Today, the medical model of addiction dominates the thinking in much of the Western world. This model suggests that people who abuse chemical substances or have behavior-related problems are victims of faulty genes that produce internal chemical imbalances. This can promote the notion that people have little control over their lives, and at times is used as an excuse for lawlessness by wildly mixing up moral responsibility with diagnosis. Indeed, much conventional wisdom about substance abuse undermines personal responsibility.

Factors Preventing Substance Abuse:

  1. Purpose in life
  2. Strong system of values
  3. Positive parental example
  4. Close relationship with parents
  5. Positive peer influences
  6. Academic achievement
  7. High educational aspiration
  8. Regular school attendance
  9. Regular church attendance
  10. Realistic long-term goals
  11. Knowledge of consequences
  12. Hope of a reward

It is alarming how many celebrities who have died secondary to drugs and alcohol over the years.

  • Corey Monteith, age 31, who played Finn Houston in the Glee TV series, was found dead in his Vancouver hotel room after taking a lethal cocktail of heroin and booze.
  • Sid Vicious, the bassist for the punk rock band Sex Pistols, died in his sleep after partying with heroin the night of his 1979 release from New York’s Rikers Island. His drug dealer that fateful night was his mother.
  • Dee Dee Ramone, Ramones founding member, bassist, singer and songwriter, died of a heroin overdose. Police found a syringe and five balloons of heroin near Ramone’s body.
  • Kurt Cobain, the Nirvana front man, was found in 1994 at his Lake Washington home. Although he shot himself—a suicide note was found—a high concentration of heroin and a small amount of diazepam was found in his bloodstream.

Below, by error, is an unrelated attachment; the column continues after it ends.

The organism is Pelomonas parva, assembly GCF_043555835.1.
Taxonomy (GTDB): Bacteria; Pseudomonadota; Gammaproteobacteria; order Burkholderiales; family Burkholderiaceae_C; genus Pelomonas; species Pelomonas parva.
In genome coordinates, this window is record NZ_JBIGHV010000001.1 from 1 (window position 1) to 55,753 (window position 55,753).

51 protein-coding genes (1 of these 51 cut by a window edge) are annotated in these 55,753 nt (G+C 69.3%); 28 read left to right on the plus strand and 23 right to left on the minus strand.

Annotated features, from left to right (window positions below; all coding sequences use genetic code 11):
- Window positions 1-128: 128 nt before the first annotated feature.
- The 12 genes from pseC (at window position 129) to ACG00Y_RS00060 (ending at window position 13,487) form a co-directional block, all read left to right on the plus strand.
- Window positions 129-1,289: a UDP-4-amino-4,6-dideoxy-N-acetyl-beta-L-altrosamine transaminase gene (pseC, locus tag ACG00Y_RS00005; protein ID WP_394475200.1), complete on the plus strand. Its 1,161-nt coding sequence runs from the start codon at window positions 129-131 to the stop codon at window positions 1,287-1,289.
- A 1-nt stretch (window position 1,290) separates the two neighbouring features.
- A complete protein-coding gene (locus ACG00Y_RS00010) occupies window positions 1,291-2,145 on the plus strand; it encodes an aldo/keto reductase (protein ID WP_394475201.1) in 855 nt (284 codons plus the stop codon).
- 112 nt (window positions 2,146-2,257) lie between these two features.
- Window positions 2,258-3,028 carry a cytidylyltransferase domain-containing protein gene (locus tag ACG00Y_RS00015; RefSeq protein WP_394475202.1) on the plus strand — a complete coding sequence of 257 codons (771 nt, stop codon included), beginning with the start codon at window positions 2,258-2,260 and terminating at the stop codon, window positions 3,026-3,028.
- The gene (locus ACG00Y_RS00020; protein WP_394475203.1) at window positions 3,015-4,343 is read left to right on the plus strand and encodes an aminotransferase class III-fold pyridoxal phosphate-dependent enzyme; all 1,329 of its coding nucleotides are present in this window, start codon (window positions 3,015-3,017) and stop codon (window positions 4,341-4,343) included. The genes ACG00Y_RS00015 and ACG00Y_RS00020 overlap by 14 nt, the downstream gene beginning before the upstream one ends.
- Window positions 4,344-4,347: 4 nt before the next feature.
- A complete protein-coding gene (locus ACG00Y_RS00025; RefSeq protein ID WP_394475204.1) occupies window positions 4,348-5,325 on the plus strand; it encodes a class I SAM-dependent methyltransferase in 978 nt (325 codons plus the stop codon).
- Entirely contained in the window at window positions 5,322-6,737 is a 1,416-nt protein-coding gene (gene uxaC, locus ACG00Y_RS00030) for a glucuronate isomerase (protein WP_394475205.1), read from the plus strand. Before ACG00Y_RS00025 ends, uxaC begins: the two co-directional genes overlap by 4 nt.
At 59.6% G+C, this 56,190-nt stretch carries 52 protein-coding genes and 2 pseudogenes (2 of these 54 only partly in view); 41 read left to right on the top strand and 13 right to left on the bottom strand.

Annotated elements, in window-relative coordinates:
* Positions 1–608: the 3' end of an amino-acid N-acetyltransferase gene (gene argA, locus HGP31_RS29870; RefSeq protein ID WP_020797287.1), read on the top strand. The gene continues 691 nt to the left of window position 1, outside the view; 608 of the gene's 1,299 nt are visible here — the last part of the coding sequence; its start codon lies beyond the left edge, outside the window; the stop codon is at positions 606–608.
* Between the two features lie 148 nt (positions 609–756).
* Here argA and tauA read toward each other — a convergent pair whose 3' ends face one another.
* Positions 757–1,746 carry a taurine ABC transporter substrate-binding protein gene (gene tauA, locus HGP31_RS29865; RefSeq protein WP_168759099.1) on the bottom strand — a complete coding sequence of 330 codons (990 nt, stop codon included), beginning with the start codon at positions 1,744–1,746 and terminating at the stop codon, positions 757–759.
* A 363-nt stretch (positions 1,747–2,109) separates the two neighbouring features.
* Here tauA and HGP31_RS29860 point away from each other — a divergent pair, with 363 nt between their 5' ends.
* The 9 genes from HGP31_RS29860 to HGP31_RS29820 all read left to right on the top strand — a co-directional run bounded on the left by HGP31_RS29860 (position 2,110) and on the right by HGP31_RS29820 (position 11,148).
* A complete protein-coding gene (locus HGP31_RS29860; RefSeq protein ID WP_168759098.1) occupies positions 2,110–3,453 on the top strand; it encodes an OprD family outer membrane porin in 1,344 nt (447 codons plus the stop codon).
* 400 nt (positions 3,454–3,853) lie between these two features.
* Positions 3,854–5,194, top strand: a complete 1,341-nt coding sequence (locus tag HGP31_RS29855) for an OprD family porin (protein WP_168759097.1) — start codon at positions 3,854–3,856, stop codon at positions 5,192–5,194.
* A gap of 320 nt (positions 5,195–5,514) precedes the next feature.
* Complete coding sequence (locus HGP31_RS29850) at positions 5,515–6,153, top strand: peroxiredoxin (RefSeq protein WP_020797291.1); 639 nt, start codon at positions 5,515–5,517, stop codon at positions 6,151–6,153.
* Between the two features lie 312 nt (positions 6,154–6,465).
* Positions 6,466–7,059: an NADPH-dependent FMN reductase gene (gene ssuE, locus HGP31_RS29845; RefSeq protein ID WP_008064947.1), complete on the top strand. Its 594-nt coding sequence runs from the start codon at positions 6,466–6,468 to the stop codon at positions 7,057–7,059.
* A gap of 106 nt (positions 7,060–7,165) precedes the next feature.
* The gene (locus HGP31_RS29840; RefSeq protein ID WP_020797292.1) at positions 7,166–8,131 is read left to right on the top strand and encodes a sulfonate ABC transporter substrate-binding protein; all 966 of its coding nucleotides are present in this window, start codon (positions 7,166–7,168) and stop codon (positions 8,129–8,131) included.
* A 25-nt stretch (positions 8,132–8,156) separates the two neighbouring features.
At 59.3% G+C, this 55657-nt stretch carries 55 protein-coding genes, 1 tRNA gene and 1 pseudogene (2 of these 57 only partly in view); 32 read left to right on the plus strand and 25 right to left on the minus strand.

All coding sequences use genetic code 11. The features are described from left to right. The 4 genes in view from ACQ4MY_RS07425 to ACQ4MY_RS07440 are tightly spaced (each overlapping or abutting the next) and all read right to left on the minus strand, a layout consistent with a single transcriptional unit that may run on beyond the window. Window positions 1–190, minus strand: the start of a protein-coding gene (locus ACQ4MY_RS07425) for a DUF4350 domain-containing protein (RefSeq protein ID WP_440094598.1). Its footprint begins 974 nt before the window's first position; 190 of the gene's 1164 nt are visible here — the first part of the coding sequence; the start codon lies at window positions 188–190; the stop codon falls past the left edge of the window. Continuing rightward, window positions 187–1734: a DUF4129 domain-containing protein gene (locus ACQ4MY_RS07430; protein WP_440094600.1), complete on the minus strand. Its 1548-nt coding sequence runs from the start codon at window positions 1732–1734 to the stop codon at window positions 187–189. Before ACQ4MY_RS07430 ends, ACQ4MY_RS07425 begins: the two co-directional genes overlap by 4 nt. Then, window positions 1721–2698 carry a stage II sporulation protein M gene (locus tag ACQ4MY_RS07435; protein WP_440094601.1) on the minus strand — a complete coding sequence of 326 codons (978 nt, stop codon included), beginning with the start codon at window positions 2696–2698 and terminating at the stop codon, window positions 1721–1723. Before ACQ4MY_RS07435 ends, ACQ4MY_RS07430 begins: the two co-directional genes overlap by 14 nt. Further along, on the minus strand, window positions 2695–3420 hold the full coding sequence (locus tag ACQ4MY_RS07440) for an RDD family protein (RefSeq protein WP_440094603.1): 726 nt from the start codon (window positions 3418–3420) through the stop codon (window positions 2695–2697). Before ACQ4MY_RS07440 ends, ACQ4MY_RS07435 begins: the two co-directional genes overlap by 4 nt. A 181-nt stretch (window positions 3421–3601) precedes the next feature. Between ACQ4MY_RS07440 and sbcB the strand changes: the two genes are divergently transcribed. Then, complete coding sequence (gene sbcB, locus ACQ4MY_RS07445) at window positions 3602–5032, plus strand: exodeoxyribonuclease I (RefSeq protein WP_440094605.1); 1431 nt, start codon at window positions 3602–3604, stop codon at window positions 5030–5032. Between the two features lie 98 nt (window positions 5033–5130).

• Peter Farndon, the founding member of The Pretenders, was found in his bathtub by his wife following a heroin overdose.
  • Lenny Bruce, standup comedian, died in 1966 after overdosing on heroin.
  • Jim Morrison, front man for the Doors, died on July 3, 1971, at age 27. He was found in a Paris apartment bathtub, reportedly dead from a heroin overdose after snorting what he thought was cocaine.
  • Jimi Hendrix was arrested in 1969 for possession of heroin, but was acquitted after claiming the drugs were planted in his belongings. He died of a heroin overdose the following year.
  • Hillel Slovak, founding member of the Red Hot Chili Peppers, died on June 27, 1988 of a heroin overdose.
  • Elvis Presley died at age 42 on August 16, 1977 after being found unresponsive in his upstairs bathroom. Cause of death was cardiac arrest secondary to an overdose of prescription drugs, including codeine, Valium, morphine, and Demerol.
  • Chris Farley died in 1977 after a night of partying with a hooker. An autopsy revealed a cocaine and morphine overdose.